For one, buying from locally owned businesses benefits the economy. A Civic Economies study found that for every $100 spent at a local business, $73 stay within the local economy, while if the same amount is spent at a non-local business, only $43 stay. What this actually means is that $73 recirculates throughout your community instead of being used elsewhere.
Say, for instance, you buy a blueberry muffin at your local bakery. Chances are that bakery will use your money to buy blueberries from a local source, because it’s cheaper and easier. That money will go to the local farmer’s family and to pay their workers.
Also, when you spend money at that bakery, you’re increasing demand for their products, which means they will eventually need to hire more people. So, you’re helping to create local jobs as well.
If you’re thinking about trying a project of your own, Levitch suggests simply, “venture beyond you’re little local area. There are lots of places out there.”
According to the same Civic Economies study, you don’t even have to venture out too often. If the average American patronized a local business one out of 10 times, there could be nearly $140 million in new economic activity and more than 1,600 new jobs that provide more than $50 million in new wages.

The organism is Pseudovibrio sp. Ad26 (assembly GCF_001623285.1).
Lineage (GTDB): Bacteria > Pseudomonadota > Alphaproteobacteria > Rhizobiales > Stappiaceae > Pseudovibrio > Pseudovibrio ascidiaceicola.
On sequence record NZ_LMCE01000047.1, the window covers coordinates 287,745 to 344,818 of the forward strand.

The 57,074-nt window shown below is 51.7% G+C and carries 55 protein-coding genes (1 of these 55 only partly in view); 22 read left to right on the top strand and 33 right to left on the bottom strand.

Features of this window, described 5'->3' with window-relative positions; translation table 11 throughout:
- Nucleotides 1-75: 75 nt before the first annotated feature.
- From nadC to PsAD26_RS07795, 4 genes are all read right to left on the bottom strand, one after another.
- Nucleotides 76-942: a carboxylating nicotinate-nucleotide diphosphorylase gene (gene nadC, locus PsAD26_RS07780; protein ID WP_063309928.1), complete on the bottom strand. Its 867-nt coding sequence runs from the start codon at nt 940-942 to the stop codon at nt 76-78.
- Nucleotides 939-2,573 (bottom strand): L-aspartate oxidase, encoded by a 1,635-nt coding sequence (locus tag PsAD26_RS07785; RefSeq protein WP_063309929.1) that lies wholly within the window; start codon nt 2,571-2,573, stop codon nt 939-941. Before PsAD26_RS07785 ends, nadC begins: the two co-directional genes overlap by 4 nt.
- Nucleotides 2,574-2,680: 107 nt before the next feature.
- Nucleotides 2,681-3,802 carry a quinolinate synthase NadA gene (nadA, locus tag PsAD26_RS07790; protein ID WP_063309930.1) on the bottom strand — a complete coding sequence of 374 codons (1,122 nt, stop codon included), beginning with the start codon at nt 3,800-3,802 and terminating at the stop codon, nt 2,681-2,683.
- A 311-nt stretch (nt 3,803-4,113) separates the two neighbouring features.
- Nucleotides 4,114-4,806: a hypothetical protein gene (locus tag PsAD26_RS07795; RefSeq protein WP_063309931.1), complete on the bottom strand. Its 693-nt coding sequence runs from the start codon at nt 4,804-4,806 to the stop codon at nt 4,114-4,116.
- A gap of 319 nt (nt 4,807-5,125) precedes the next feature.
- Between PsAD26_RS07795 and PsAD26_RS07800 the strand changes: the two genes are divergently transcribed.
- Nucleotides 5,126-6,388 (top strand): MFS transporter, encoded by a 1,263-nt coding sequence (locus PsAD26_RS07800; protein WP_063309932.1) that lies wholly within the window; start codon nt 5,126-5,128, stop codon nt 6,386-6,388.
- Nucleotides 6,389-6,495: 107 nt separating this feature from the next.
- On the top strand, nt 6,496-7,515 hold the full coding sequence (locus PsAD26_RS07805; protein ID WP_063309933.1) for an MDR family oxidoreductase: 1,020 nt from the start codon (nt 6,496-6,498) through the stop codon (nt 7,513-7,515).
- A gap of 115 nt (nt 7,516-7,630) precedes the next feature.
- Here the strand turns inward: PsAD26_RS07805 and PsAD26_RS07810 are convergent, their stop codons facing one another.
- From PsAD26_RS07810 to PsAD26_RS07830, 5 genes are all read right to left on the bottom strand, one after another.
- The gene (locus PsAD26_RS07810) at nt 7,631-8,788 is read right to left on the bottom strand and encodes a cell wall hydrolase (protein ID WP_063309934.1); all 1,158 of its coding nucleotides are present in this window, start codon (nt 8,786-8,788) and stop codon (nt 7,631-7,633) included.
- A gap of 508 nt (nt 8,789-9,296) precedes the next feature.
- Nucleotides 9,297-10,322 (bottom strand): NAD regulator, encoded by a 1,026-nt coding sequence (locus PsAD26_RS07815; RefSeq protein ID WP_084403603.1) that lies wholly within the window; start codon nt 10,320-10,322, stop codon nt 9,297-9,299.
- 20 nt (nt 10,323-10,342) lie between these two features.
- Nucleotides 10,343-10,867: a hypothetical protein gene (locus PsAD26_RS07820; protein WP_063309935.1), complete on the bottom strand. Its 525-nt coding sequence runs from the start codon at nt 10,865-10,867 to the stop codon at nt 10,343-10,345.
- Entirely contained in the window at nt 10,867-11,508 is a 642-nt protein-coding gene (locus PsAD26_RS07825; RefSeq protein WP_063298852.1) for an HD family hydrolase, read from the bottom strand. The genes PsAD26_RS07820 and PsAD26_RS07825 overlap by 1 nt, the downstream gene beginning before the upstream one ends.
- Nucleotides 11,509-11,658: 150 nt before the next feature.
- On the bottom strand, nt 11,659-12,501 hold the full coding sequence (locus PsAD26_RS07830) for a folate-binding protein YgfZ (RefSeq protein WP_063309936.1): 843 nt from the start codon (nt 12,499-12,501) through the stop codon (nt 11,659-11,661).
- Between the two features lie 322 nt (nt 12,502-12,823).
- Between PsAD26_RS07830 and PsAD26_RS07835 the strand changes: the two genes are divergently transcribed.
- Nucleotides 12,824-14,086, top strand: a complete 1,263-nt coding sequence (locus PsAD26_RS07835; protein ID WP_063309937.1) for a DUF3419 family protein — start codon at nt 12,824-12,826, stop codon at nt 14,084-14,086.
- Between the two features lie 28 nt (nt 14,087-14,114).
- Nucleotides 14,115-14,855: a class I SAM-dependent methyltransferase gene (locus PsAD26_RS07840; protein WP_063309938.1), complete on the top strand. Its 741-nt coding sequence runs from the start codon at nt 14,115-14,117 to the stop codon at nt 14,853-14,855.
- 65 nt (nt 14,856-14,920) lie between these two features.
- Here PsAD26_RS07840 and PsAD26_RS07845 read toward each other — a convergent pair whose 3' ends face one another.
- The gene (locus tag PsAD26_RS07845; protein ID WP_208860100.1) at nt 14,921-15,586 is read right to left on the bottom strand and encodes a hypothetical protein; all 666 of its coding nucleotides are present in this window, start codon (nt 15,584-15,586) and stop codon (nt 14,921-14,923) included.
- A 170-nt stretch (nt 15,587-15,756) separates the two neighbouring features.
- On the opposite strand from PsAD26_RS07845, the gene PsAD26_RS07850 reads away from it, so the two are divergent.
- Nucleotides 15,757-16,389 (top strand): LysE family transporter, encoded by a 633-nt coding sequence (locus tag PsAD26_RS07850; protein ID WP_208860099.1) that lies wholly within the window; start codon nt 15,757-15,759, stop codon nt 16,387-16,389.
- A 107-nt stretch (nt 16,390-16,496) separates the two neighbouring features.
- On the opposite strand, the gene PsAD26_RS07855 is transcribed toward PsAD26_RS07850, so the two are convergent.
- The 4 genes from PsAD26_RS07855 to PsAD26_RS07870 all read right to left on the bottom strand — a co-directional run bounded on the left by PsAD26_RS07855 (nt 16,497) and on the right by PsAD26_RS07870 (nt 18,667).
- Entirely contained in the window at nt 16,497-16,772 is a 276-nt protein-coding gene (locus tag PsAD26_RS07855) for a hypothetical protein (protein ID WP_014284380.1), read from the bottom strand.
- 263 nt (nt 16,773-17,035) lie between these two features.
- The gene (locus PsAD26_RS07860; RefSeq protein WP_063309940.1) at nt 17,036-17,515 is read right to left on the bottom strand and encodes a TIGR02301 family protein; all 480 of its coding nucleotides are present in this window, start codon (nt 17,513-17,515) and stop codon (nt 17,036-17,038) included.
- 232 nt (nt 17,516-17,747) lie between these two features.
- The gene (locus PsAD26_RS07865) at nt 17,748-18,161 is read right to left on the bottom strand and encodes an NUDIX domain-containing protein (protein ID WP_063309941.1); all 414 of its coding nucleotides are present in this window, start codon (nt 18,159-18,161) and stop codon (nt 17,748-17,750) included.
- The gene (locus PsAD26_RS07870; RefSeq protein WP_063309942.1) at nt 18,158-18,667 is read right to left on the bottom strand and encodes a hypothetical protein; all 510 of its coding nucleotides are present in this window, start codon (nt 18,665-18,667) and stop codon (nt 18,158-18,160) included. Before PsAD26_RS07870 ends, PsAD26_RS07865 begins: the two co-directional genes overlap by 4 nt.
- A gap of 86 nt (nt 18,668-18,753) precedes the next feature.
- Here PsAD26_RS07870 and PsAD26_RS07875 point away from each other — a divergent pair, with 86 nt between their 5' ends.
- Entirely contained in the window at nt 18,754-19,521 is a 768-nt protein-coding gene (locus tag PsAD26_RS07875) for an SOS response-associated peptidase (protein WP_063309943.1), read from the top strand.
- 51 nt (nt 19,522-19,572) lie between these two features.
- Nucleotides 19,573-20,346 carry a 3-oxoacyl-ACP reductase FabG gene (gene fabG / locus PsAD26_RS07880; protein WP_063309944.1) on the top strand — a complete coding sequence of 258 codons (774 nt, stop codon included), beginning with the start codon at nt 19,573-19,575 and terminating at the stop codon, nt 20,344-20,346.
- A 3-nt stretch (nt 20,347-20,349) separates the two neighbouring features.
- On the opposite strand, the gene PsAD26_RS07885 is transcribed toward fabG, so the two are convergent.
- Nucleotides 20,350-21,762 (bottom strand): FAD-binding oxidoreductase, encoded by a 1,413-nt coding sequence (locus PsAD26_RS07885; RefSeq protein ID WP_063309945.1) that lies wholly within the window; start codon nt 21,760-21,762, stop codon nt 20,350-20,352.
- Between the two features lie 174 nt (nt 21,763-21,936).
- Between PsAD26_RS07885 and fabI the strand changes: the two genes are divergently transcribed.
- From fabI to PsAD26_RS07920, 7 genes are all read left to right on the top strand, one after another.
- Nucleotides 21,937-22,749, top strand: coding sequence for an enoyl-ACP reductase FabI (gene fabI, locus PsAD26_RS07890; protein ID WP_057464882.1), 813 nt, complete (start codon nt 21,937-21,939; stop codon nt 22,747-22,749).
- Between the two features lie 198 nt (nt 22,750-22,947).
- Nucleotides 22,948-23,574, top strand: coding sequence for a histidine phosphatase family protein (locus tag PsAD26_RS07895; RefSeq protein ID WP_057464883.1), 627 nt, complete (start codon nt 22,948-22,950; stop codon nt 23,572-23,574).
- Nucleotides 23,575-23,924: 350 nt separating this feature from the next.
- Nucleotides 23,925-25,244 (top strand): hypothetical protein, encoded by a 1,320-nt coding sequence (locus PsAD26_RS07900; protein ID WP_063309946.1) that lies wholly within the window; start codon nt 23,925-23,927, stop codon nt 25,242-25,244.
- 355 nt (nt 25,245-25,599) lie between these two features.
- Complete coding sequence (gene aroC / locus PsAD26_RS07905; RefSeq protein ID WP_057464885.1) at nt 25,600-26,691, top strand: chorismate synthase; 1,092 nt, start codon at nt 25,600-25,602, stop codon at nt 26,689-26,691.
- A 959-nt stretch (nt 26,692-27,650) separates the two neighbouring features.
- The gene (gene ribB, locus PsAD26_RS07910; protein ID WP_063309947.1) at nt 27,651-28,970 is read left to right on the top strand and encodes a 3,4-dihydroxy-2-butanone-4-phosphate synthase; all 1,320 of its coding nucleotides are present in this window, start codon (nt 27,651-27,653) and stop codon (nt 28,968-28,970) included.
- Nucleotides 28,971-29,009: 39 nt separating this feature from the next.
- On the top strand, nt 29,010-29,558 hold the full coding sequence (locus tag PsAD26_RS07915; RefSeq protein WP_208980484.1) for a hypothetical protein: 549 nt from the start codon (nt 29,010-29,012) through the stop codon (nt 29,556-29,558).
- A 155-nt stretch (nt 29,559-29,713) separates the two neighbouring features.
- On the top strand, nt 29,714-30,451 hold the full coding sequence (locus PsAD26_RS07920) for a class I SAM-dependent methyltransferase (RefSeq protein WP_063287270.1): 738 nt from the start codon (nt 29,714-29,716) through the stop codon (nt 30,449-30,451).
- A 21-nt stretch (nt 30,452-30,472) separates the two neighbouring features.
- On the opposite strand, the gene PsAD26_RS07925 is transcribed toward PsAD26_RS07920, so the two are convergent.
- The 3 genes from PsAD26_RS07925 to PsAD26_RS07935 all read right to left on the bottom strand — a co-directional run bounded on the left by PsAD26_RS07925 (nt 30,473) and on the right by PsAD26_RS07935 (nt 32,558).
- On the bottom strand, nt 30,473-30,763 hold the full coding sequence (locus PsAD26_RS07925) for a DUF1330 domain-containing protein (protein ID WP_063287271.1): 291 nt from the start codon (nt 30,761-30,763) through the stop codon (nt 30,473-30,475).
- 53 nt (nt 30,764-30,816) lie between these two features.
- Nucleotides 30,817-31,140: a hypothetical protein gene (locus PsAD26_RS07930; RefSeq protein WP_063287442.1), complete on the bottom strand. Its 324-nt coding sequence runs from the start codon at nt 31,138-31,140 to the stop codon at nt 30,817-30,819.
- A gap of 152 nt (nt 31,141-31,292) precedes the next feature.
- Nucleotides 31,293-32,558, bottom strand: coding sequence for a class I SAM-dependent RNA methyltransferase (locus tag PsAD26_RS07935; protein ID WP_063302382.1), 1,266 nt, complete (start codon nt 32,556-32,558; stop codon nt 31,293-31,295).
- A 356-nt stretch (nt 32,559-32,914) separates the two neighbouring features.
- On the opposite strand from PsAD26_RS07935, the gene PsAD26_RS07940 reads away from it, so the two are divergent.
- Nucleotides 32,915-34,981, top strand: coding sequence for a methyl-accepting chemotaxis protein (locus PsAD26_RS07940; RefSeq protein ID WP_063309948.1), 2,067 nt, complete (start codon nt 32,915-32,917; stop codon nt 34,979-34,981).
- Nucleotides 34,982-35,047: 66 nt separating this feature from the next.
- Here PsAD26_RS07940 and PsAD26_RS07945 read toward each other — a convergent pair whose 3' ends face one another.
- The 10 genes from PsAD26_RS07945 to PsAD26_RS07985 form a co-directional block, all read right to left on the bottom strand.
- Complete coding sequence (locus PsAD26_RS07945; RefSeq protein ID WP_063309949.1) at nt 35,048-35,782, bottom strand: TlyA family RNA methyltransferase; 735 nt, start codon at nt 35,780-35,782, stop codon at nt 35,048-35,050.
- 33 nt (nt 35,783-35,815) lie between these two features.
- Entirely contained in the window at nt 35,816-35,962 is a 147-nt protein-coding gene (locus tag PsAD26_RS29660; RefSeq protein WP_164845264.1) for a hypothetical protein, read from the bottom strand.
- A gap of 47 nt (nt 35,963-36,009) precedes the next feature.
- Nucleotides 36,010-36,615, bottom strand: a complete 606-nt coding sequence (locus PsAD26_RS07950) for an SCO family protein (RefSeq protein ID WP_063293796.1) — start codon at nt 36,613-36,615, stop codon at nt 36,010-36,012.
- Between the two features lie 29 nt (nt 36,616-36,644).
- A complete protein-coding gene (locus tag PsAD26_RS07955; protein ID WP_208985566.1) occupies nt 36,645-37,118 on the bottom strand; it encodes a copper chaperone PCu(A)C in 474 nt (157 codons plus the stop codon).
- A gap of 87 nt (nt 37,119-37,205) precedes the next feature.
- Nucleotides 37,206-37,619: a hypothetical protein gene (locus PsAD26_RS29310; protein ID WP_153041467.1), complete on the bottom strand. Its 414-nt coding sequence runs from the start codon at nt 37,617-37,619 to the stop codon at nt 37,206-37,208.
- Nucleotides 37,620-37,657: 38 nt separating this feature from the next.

By supporting local business, you’re likely supporting small businesses that employ more than half the private sector and account for 65 percent of the 15 million net new jobs created between 1993 and 2009.
Besides economy, Elissa Hillary, executive director of Local First of West Michigan, the third largest Local First campaign per capita in the U.S., says there could be significant environmental benefits because the goods are traveling shorter distances to reach you.
“I know one of the primary benefits that I found is this connection to the community, the feeling that we are building relationships with other people,” she said. Plus, you get to be a tourist within your own community, exploring new options and being more creative.
“There’s a sense of peace, which might sound weird. But it’s peaceful knowing we’re not going to Target. We’re not shopping, Levitch said. “We can do so many other things, and with all of that out of the mix, we have so much extra time.”